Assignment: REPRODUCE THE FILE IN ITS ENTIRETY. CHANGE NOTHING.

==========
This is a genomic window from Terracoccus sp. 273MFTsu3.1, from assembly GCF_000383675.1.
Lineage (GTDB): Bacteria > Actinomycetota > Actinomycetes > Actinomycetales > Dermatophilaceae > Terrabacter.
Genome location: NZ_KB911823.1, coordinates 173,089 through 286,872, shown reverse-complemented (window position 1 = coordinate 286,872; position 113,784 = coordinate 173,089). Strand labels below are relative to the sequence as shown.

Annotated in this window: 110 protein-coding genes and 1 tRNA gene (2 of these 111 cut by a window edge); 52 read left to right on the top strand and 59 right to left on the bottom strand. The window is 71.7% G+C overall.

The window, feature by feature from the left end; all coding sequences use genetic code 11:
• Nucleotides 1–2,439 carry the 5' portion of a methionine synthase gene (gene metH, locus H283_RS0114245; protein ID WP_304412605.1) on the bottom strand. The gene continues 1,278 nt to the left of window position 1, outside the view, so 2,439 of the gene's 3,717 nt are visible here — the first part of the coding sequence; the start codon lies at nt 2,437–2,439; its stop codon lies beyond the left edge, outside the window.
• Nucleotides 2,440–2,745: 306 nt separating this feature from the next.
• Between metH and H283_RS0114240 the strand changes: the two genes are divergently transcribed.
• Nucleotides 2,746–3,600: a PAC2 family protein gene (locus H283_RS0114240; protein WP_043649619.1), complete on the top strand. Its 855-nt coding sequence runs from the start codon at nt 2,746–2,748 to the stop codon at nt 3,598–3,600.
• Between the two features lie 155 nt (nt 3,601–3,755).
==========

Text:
This is a genomic window from Terracoccus sp. 273MFTsu3.1, from assembly GCF_000383675.1.
Lineage (GTDB): Bacteria > Actinomycetota > Actinomycetes > Actinomycetales > Dermatophilaceae > Terrabacter.
Genome location: NZ_KB911823.1, coordinates 173,089 through 286,872, shown reverse-complemented (window position 1 = coordinate 286,872; position 113,784 = coordinate 173,089). Strand labels below are relative to the sequence as shown.

Annotated in this window: 110 protein-coding genes and 1 tRNA gene (2 of these 111 cut by a window edge); 52 read left to right on the top strand and 59 right to left on the bottom strand. The window is 71.7% G+C overall.

The window, feature by feature from the left end; all coding sequences use genetic code 11:
• Nucleotides 1–2,439 carry the 5' portion of a methionine synthase gene (gene metH, locus H283_RS0114245; protein ID WP_304412605.1) on the bottom strand. The gene continues 1,278 nt to the left of window position 1, outside the view, so 2,439 of the gene's 3,717 nt are visible here — the first part of the coding sequence; the start codon lies at nt 2,437–2,439; its stop codon lies beyond the left edge, outside the window.
• Nucleotides 2,440–2,745: 306 nt separating this feature from the next.
• Between metH and H283_RS0114240 the strand changes: the two genes are divergently transcribed.
• Nucleotides 2,746–3,600: a PAC2 family protein gene (locus H283_RS0114240; protein WP_043649619.1), complete on the top strand. Its 855-nt coding sequence runs from the start codon at nt 2,746–2,748 to the stop codon at nt 3,598–3,600.
• Between the two features lie 155 nt (nt 3,601–3,755).